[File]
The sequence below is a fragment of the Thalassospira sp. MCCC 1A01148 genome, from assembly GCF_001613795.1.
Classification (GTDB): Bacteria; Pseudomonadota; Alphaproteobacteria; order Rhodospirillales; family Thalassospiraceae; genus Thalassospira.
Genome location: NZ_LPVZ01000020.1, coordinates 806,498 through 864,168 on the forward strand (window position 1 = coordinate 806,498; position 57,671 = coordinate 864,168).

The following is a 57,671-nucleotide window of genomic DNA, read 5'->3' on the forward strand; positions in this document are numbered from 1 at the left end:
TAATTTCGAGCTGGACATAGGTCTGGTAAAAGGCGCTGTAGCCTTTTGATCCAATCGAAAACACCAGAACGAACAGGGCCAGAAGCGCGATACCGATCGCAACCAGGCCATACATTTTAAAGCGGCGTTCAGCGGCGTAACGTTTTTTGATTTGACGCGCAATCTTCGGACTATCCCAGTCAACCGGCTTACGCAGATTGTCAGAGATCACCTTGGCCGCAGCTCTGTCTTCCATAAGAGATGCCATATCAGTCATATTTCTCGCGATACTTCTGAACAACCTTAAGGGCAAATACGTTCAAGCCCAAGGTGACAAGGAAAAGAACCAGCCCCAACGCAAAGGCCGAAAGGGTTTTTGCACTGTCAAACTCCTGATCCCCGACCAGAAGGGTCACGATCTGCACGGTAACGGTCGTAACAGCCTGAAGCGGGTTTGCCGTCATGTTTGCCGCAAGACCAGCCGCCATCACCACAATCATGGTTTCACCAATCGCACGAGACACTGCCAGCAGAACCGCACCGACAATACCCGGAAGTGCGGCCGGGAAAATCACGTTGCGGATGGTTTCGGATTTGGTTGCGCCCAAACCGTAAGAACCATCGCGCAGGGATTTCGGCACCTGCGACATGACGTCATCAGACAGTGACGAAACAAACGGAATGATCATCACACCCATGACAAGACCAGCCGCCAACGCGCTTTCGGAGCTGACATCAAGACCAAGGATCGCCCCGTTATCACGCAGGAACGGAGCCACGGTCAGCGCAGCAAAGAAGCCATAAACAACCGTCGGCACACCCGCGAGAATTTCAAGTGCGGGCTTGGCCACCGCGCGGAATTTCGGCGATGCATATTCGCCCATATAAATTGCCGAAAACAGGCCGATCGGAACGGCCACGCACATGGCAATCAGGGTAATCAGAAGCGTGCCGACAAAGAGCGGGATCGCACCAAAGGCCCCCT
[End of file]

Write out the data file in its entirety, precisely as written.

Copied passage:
The sequence below is a fragment of the Thalassospira sp. MCCC 1A01148 genome, from assembly GCF_001613795.1.
Classification (GTDB): Bacteria; Pseudomonadota; Alphaproteobacteria; order Rhodospirillales; family Thalassospiraceae; genus Thalassospira.
Genome location: NZ_LPVZ01000020.1, coordinates 806,498 through 864,168 on the forward strand (window position 1 = coordinate 806,498; position 57,671 = coordinate 864,168).

The following is a 57,671-nucleotide window of genomic DNA, read 5'->3' on the forward strand; positions in this document are numbered from 1 at the left end:
TAATTTCGAGCTGGACATAGGTCTGGTAAAAGGCGCTGTAGCCTTTTGATCCAATCGAAAACACCAGAACGAACAGGGCCAGAAGCGCGATACCGATCGCAACCAGGCCATACATTTTAAAGCGGCGTTCAGCGGCGTAACGTTTTTTGATTTGACGCGCAATCTTCGGACTATCCCAGTCAACCGGCTTACGCAGATTGTCAGAGATCACCTTGGCCGCAGCTCTGTCTTCCATAAGAGATGCCATATCAGTCATATTTCTCGCGATACTTCTGAACAACCTTAAGGGCAAATACGTTCAAGCCCAAGGTGACAAGGAAAAGAACCAGCCCCAACGCAAAGGCCGAAAGGGTTTTTGCACTGTCAAACTCCTGATCCCCGACCAGAAGGGTCACGATCTGCACGGTAACGGTCGTAACAGCCTGAAGCGGGTTTGCCGTCATGTTTGCCGCAAGACCAGCCGCCATCACCACAATCATGGTTTCACCAATCGCACGAGACACTGCCAGCAGAACCGCACCGACAATACCCGGAAGTGCGGCCGGGAAAATCACGTTGCGGATGGTTTCGGATTTGGTTGCGCCCAAACCGTAAGAACCATCGCGCAGGGATTTCGGCACCTGCGACATGACGTCATCAGACAGTGACGAAACAAACGGAATGATCATCACACCCATGACAAGACCAGCCGCCAACGCGCTTTCGGAGCTGACATCAAGACCAAGGATCGCCCCGTTATCACGCAGGAACGGAGCCACGGTCAGCGCAGCAAAGAAGCCATAAACAACCGTCGGCACACCCGCGAGAATTTCAAGTGCGGGCTTGGCCACCGCGCGGAATTTCGGCGATGCATATTCGCCCATATAAATTGCCGAAAACAGGCCGATCGGAACGGCCACGCACATGGCAATCAGGGTAATCAGAAGCGTGCCGACAAAGAGCGGGATCGCACCAAAGGCCCCCT